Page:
There was a time when the Finnish telecommunications company Nokia was at the top of the world. A perfect combination of functional software and reliable hardware helped give rise to Nokia’s dominance in the mobile communications industry. The past few years have not been so kind to the company though, and Nokia now finds itself in a new playing field, with more than double the competition it once had.
Today, HMD Global has taken the helm of operations and is poised to bring back life to the Nokia brand with an onslaught of new smartphones in the budget, midrange, and high-end segments. The Nokia 6.1 serves as the company’s 2018 midrange device and falls under Google’s Android One program. Can it fend off the competition? Let’s take a look and find out.
Build and Display
Nokia has always been renowned for solid build quality in its mobile devices. This particular reviewer has owned his fair share of Nokia phones, and they all serve as testaments to the Finnish manufacturer’s expertise in constructing sturdy handsets. The Nokia 6.1 is no different – from the moment the phone is unboxed, you are greeted by a 5.5-inch display embedded in a solid metal unibody, which is machined from a single block of Series-6000 aluminum. The design of this phone is quite unique and comes in three colors – black with copper accents on the edges, blue with gold, and white with iron.
The volume and power buttons are placed on the right side of the phone, and the left side holds the sim card and micro SD tray. On the top is a 3.5 mm headphone jack, while the speakers and USB-C charging port take their place on the bottom. Above the screen are the earpiece and 8-megapixel front camera, alongside the proximity and brightness sensors. There’s no notification LED, however, which is a bit disappointing. Meanwhile, the back of the phone houses a 16-megapixel Zeiss lens, fingerprint scanner, and the iconic Nokia logo. You’ll also find the Android One logo on here – more on that later.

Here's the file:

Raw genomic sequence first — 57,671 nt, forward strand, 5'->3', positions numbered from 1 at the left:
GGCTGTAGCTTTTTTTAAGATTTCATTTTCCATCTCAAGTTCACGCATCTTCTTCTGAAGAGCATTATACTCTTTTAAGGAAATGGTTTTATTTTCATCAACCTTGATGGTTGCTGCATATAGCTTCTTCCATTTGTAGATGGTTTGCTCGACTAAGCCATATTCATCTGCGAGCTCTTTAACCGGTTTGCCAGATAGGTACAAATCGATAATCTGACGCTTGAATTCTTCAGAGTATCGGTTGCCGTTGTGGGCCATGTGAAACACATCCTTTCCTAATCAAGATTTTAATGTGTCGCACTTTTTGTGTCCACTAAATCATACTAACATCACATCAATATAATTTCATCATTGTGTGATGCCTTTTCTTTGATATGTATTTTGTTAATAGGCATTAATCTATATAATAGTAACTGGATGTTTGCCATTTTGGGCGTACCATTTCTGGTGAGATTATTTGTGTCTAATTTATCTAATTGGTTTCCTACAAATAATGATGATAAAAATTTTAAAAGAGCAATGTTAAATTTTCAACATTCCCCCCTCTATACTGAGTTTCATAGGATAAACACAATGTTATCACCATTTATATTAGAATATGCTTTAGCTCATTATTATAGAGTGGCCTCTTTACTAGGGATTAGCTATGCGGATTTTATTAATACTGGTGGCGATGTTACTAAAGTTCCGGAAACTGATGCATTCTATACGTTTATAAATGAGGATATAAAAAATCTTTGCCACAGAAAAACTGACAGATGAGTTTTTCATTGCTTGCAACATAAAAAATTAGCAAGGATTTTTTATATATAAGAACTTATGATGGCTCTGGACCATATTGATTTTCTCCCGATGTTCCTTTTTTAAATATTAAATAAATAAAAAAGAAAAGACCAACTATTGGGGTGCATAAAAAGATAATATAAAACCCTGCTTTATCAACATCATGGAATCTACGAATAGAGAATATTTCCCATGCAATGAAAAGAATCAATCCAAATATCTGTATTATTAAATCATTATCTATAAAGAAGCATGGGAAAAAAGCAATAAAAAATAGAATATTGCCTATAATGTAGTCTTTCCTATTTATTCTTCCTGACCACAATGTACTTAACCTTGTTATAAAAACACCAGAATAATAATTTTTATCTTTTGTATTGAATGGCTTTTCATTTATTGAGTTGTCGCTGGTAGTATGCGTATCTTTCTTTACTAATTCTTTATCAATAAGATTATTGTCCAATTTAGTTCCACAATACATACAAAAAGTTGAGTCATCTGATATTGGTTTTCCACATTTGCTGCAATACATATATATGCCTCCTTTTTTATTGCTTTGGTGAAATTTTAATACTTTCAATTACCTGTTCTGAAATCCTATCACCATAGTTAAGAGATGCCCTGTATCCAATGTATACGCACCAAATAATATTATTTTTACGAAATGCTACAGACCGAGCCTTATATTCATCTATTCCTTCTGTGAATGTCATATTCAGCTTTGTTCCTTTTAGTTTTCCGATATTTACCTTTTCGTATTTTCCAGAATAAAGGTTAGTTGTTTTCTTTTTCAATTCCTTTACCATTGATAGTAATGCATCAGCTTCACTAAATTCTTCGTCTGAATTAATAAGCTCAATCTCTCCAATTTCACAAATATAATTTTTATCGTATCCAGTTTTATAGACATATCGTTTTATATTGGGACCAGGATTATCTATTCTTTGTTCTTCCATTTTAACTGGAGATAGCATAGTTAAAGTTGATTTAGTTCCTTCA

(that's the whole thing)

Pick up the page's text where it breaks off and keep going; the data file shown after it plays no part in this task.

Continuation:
The Nokia 6.1’s display has a resolution of 1080×1920 pixels, and offers enough brightness to be visible outdoors, and gives off great viewing angles. It also comes with Gorilla Glass 3 protection, which makes for one sturdy display.
Speaking of sturdy, my unit unfortunately took a fall and landed on a tiled cement floor. Thankfully, the metal unibody held up well and only suffered a minor dent in the corner, sans cracks. Props to HMD for continuing Nokia’s tradition of making well-built phones.
It is clear that Nokia intends to reclaim its lost space on the market, making sure that its phones are not only quality devices on the outside, but on the inside as well. The Nokia 6.1 has a great set of internals. The phone comes with a reliable Snapdragon 630 processor and has two storage configurations: 32 GB of internal storage with 3 GB of RAM, and 64 GB of storage with 4GB of RAM (the unit I have is the latter). The phone comes with an Adreno 508 GPU and is powered by a 3000 mah battery, which can last you a day or more of use. The Nokia 6.1 also has an FM radio, so there’s that.